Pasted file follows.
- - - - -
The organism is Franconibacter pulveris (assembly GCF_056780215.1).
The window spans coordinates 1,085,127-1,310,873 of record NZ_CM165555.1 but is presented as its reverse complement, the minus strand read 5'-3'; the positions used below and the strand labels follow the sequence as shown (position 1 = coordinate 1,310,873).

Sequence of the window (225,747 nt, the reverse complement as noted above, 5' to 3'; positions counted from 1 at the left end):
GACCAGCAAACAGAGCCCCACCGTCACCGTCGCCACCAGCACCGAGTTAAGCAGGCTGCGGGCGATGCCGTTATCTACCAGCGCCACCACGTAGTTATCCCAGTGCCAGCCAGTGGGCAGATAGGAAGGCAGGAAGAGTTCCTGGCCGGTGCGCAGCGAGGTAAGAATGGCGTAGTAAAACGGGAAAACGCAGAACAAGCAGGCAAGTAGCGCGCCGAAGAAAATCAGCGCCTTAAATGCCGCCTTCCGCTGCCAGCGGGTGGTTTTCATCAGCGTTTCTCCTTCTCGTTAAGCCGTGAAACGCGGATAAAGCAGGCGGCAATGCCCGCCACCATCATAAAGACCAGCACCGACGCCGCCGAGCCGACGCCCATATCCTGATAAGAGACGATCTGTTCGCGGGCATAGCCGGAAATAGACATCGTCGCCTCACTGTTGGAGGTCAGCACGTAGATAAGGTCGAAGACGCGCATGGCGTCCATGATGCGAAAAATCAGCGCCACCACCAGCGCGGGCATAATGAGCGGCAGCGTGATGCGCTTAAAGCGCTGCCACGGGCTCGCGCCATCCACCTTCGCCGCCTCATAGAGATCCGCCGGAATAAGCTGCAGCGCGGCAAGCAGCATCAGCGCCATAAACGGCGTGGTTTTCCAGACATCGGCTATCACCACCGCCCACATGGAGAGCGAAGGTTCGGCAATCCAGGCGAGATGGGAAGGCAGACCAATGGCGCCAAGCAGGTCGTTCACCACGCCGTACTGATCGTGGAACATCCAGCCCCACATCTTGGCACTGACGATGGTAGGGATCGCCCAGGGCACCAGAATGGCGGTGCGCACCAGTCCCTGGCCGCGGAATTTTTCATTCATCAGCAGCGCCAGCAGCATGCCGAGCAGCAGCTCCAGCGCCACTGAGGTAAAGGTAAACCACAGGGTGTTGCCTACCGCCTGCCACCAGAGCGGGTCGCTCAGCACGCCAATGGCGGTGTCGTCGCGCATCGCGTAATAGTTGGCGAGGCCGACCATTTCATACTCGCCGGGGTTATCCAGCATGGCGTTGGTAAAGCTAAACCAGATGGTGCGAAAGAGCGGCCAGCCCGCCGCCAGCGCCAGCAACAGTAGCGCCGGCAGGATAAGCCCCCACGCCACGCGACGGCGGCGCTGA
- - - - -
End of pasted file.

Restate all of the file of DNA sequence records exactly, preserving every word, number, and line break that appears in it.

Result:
The organism is Franconibacter pulveris (assembly GCF_056780215.1).
The window spans coordinates 1,085,127-1,310,873 of record NZ_CM165555.1 but is presented as its reverse complement, the minus strand read 5'-3'; the positions used below and the strand labels follow the sequence as shown (position 1 = coordinate 1,310,873).

Sequence of the window (225,747 nt, the reverse complement as noted above, 5' to 3'; positions counted from 1 at the left end):
GACCAGCAAACAGAGCCCCACCGTCACCGTCGCCACCAGCACCGAGTTAAGCAGGCTGCGGGCGATGCCGTTATCTACCAGCGCCACCACGTAGTTATCCCAGTGCCAGCCAGTGGGCAGATAGGAAGGCAGGAAGAGTTCCTGGCCGGTGCGCAGCGAGGTAAGAATGGCGTAGTAAAACGGGAAAACGCAGAACAAGCAGGCAAGTAGCGCGCCGAAGAAAATCAGCGCCTTAAATGCCGCCTTCCGCTGCCAGCGGGTGGTTTTCATCAGCGTTTCTCCTTCTCGTTAAGCCGTGAAACGCGGATAAAGCAGGCGGCAATGCCCGCCACCATCATAAAGACCAGCACCGACGCCGCCGAGCCGACGCCCATATCCTGATAAGAGACGATCTGTTCGCGGGCATAGCCGGAAATAGACATCGTCGCCTCACTGTTGGAGGTCAGCACGTAGATAAGGTCGAAGACGCGCATGGCGTCCATGATGCGAAAAATCAGCGCCACCACCAGCGCGGGCATAATGAGCGGCAGCGTGATGCGCTTAAAGCGCTGCCACGGGCTCGCGCCATCCACCTTCGCCGCCTCATAGAGATCCGCCGGAATAAGCTGCAGCGCGGCAAGCAGCATCAGCGCCATAAACGGCGTGGTTTTCCAGACATCGGCTATCACCACCGCCCACATGGAGAGCGAAGGTTCGGCAATCCAGGCGAGATGGGAAGGCAGACCAATGGCGCCAAGCAGGTCGTTCACCACGCCGTACTGATCGTGGAACATCCAGCCCCACATCTTGGCACTGACGATGGTAGGGATCGCCCAGGGCACCAGAATGGCGGTGCGCACCAGTCCCTGGCCGCGGAATTTTTCATTCATCAGCAGCGCCAGCAGCATGCCGAGCAGCAGCTCCAGCGCCACTGAGGTAAAGGTAAACCACAGGGTGTTGCCTACCGCCTGCCACCAGAGCGGGTCGCTCAGCACGCCAATGGCGGTGTCGTCGCGCATCGCGTAATAGTTGGCGAGGCCGACCATTTCATACTCGCCGGGGTTATCCAGCATGGCGTTGGTAAAGCTAAACCAGATGGTGCGAAAGAGCGGCCAGCCCGCCGCCAGCGCCAGCAACAGTAGCGCCGGCAGGATAAGCCCCCACGCCACGCGACGGCGGCGCTGA